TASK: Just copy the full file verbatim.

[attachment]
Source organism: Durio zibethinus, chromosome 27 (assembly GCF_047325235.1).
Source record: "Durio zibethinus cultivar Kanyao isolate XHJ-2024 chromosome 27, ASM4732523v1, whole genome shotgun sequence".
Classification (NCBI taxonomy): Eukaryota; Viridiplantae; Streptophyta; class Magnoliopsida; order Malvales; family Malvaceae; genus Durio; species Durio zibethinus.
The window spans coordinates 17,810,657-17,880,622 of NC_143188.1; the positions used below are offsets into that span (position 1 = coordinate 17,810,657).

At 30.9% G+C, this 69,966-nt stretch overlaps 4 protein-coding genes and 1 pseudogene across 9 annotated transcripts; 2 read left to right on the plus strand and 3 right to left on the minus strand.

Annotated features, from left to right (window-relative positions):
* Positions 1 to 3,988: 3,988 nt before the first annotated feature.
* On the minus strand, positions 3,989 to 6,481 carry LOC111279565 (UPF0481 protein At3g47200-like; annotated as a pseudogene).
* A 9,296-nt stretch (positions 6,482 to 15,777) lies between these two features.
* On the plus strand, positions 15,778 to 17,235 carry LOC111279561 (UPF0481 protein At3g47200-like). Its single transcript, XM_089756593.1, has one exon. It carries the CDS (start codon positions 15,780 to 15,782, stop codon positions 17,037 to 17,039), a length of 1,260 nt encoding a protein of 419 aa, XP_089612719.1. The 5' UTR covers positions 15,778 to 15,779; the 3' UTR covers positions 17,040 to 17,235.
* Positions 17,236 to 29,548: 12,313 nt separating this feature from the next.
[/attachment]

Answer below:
Source organism: Durio zibethinus, chromosome 27 (assembly GCF_047325235.1).
Source record: "Durio zibethinus cultivar Kanyao isolate XHJ-2024 chromosome 27, ASM4732523v1, whole genome shotgun sequence".
Classification (NCBI taxonomy): Eukaryota; Viridiplantae; Streptophyta; class Magnoliopsida; order Malvales; family Malvaceae; genus Durio; species Durio zibethinus.
The window spans coordinates 17,810,657-17,880,622 of NC_143188.1; the positions used below are offsets into that span (position 1 = coordinate 17,810,657).

At 30.9% G+C, this 69,966-nt stretch overlaps 4 protein-coding genes and 1 pseudogene across 9 annotated transcripts; 2 read left to right on the plus strand and 3 right to left on the minus strand.

Annotated features, from left to right (window-relative positions):
* Positions 1 to 3,988: 3,988 nt before the first annotated feature.
* On the minus strand, positions 3,989 to 6,481 carry LOC111279565 (UPF0481 protein At3g47200-like; annotated as a pseudogene).
* A 9,296-nt stretch (positions 6,482 to 15,777) lies between these two features.
* On the plus strand, positions 15,778 to 17,235 carry LOC111279561 (UPF0481 protein At3g47200-like). Its single transcript, XM_089756593.1, has one exon. It carries the CDS (start codon positions 15,780 to 15,782, stop codon positions 17,037 to 17,039), a length of 1,260 nt encoding a protein of 419 aa, XP_089612719.1. The 5' UTR covers positions 15,778 to 15,779; the 3' UTR covers positions 17,040 to 17,235.
* Positions 17,236 to 29,548: 12,313 nt separating this feature from the next.